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Help with waterlogged engine


soreballz
10-17-2004, 09:19 AM
Alright, a few hours ago, my gf made the mistake of driving her 2000 Neon through a flooded intersection. It was pretty deep; the floors of the car have water in them. Hell, even the cupholders have some water in them. The engine is waterlogged, I know that because I tried to start in and it cranked, but the pistons sounded like they were stuck, so I'm guessing the combustion chambers are filled with water.
Now I know I have to find the drain plugs for the interior (or use a shop vac), but what can I do about the engine? She's freaking out because it's her parent's car, and she thinks they're gonna kill her, so if possible, I'd rather try to avoid taking to a mechanic unless it's absolutely necessary. I read somewhere that if you pull the sparkplugs out and start the car, the pistons should clear the water out of the combustion chambers...

HELP ME

Cliffnotes: Engine is waterlogged... Is she completely screwed? Or is there anything I can do without towing it to a mechanic?

CBFryman
10-17-2004, 11:38 AM
if the engine hasnt had time to seize and the ECU wasnt submerged then take the spark plugs out, put plastic over any electronics and crank the engine, it will push most of the water out, put some gasoline into the cylender (jsut a tad) and crank it agian, then pour some heavy weight oil in the cylender and crank it over agian. put the spark plugs in and change the air filter or take it out and let it dry then crank it, it might take a while so if the batery is nearing dead you much want ot charge it. but dont crank it for more than 15sec at a time, when it does crank your exaust will likely be spweing black and white smoke. keep it running untill smoke clears up then you should be good to go. if the ECU was submerged then take it out and let it dry in the sun, then clean it up with rubing alcohol. check to make sure no fuses where blown on the ECU, in under the hood and inside the car.

sierrap615
10-17-2004, 04:07 PM
do what CB said, and pray to god it works, hopefully the valves and connecting rod aren't damage. when you crank the engine with the spark plugs out, pull the fuses to fuel injectiors and the DIS/spark plugs(i don't know what type of system a neon has). you may also want to put a towel over the spark plug holes, or water will get every where. crank for 15 secs, then wait 60 seconds is the general rule of thumb to not over heat the starter.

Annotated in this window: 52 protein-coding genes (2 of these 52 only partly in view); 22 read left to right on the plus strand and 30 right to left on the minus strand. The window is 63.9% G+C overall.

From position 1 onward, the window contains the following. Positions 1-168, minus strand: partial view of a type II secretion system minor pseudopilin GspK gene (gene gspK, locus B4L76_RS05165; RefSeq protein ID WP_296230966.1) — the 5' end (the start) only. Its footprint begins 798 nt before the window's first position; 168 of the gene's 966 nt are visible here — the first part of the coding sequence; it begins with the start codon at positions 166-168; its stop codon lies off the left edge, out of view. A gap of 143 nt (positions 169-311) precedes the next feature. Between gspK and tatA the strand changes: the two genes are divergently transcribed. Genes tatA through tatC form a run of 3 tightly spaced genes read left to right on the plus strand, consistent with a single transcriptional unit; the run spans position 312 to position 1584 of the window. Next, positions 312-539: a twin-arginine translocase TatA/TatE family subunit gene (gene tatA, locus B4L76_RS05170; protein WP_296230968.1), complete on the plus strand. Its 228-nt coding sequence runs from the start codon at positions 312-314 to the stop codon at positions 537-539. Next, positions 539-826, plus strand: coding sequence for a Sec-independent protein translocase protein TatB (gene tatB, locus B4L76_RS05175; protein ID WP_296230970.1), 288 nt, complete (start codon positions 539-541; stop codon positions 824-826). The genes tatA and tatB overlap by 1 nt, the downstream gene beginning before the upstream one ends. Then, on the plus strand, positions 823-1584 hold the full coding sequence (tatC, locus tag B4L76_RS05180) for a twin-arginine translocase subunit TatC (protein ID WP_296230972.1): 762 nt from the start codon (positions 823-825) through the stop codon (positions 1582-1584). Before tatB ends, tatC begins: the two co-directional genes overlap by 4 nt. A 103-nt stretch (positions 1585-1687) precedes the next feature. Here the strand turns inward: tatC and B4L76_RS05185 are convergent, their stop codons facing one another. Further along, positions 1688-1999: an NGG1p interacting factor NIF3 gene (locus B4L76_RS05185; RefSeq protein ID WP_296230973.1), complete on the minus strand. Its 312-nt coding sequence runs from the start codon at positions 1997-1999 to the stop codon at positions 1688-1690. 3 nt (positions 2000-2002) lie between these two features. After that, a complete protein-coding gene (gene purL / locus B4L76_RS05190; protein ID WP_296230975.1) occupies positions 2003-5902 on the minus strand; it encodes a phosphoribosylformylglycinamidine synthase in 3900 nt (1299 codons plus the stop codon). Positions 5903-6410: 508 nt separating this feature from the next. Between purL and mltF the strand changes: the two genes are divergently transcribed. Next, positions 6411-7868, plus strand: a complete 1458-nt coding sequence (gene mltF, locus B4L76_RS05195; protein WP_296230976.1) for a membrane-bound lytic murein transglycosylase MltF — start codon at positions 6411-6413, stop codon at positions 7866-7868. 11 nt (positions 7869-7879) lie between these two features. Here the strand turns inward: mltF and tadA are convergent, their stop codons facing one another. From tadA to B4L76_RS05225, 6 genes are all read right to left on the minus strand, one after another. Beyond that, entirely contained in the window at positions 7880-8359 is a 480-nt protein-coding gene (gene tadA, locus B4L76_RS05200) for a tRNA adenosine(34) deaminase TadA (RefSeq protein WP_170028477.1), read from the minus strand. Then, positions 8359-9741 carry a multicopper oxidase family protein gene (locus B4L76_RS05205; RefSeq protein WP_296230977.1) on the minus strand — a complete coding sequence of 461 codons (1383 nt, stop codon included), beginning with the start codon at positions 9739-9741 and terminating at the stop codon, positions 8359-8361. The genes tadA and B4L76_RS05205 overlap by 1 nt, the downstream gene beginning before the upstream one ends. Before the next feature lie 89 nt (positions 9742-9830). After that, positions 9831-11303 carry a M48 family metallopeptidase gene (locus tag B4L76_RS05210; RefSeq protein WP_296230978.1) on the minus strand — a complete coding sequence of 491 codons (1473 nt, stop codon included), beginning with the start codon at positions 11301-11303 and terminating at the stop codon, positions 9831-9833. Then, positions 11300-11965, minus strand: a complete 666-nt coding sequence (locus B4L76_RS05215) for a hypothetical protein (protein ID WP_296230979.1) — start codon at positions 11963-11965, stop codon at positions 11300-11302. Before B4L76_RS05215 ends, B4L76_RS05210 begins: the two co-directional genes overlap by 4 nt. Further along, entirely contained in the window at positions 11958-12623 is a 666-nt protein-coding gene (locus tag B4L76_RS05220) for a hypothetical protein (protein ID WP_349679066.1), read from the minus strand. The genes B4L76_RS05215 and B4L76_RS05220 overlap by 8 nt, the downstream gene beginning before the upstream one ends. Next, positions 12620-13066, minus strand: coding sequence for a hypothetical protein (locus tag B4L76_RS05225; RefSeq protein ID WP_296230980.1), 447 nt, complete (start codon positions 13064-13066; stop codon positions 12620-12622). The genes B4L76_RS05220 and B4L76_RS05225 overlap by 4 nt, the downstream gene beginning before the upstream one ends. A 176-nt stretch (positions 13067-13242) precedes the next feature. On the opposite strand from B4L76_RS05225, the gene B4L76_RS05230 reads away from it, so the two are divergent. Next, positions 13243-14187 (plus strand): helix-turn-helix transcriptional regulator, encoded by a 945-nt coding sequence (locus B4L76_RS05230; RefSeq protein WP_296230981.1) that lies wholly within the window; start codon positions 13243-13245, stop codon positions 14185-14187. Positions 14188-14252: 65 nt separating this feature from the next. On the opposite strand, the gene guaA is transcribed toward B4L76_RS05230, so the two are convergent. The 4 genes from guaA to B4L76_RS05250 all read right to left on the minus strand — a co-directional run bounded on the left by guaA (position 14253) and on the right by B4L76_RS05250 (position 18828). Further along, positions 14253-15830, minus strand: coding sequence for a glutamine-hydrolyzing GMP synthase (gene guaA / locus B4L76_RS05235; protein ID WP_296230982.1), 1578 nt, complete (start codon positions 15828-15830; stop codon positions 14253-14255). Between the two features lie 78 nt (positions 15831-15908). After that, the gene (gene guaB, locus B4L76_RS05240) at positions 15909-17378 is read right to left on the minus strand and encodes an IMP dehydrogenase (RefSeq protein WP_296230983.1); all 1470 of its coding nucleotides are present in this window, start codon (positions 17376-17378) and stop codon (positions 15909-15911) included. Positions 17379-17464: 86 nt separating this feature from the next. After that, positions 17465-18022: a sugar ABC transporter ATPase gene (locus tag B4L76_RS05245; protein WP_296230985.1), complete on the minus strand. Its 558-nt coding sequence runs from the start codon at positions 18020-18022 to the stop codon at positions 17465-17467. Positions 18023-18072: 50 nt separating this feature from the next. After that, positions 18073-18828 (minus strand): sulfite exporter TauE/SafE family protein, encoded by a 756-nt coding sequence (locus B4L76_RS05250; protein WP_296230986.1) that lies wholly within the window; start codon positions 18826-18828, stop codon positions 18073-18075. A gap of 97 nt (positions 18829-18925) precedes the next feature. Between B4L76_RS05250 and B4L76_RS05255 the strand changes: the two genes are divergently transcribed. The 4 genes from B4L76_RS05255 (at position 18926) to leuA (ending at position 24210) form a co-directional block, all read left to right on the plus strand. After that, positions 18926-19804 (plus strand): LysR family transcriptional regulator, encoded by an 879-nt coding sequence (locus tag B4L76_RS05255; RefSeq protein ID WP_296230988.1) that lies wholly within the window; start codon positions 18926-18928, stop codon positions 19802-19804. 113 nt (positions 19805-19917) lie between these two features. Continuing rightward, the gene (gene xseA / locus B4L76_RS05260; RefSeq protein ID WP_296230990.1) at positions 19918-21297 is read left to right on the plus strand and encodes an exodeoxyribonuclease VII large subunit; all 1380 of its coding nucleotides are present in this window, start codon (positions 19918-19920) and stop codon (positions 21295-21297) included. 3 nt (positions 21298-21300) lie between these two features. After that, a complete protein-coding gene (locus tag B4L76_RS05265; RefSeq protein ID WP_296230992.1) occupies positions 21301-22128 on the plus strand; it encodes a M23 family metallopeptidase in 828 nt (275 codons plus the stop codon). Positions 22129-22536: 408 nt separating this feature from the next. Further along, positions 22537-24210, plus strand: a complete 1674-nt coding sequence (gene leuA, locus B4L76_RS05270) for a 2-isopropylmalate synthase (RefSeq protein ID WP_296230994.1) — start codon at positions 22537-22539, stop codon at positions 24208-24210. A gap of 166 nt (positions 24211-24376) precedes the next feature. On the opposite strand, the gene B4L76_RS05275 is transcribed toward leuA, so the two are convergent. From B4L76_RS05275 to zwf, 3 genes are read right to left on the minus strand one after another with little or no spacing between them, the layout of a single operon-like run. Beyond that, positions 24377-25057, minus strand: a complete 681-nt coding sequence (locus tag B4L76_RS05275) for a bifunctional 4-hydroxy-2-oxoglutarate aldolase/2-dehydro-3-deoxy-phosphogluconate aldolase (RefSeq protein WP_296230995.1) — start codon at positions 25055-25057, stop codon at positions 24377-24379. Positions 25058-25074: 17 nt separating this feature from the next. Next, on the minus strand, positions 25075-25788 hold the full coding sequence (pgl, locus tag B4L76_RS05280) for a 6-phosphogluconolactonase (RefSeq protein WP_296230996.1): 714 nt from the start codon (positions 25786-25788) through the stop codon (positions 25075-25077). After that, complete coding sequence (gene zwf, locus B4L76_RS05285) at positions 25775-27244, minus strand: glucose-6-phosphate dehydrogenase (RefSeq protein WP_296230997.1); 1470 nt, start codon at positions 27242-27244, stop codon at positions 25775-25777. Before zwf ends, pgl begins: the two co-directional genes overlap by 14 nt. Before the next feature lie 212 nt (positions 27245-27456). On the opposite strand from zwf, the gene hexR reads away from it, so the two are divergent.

also check the oil level, some water may have gotten into the oil pan. and just to be on the safe side check all fuild levels while you are at it.

CBFryman
10-17-2004, 04:32 PM
oh ya, i forgot the oil and transmission fluid levels. to tell if there is water in it when you pull the dip stick out if its clear at the bottom and then oil then there is water in it (oil is lighter than water, most oils anyway)

Kven
10-17-2004, 05:13 PM
water shooting out shouldnt really hurt any of the electronics under the engine bay since theyre supposed to be sealed anyways. just take the spark plugs out and crank it over and that should push any water out. dont put oil in there since if there is more water in there the oil will just sit on top of the water and might hydrolock your car some more. if you think theres more water in there just stick a tampon through the spark plug hole and that should absorb anymore water.

CBFryman
10-17-2004, 05:46 PM
you put oil in there to prevent corosion, all but a very small ammount of water will be pushed out when you crank it with the spark plugs open. the oil not only helps corosion but re lubes the cylender walls for start up. im nost saying fill the cylender up with oil, just about a half a cap in each cylender, if that. the electronics are not sealed if water got inside. how do i know? well during francis my yard flooded, bad. and my moms nissan frontier's door didnt seal well enough and water filled in to the bottom of the dash (not the bottom of the level surface, just below the steering columb). the ECU was fully sumerged according to the insurance claims guy, thats why it was totaled. would turn over and fule pump would turn onbut it wouldnt start, no water even go into the engine, the exaust was spitten water like crazy but the intake didnt get a drop. explain that one...

Kven
10-17-2004, 09:10 PM
how would water shooting out of the engine spark plug holes get into the interior? im talking about under the hood here. nothing in the engine corrodes(unless its exposed to some chemicals, and the water probally hasnt sat in there long enough to oxidize the steel which would cause rust), nor does the wall need lubing since its gonna scrape it up anyways(part of the rings: called the oil control ring ;)) btw; water shooting out of the exhaust pipe, but no water in the intake, usually means water entered through the exhaust pipes also. that happend to me when i accidently sprayed water in my muffler when i was washing my car. the water is behing pushed by air from the engine cycle.

sierrap615
10-18-2004, 01:11 AM
i suggested the towel to prevent a huge mess, and not to get anything wetter.

Rufe
10-18-2004, 01:54 AM
Did the car stop in the water, or did she drive it out?

Do you think the water is in the exhaust system?

The engine is water-tight by itself, the water would
have to enter via the intake or the exhaust. If the
air filter is dry, the engine might be fine. The water
in the muffler/cat might be the problem.

curtis73
10-18-2004, 04:36 AM
Good suggestions, all, but soreballz, DO NOT crank that engine anymore until you have the plugs out. If you tried to crank it and it "felt like the pistons were seized," then it might be too late. If you cranked it with water in the combustion chambers then chances are the rods are bent or broken. In fact, it probably bent the rods when she ingested water into it. If that's the case, its toast anyway.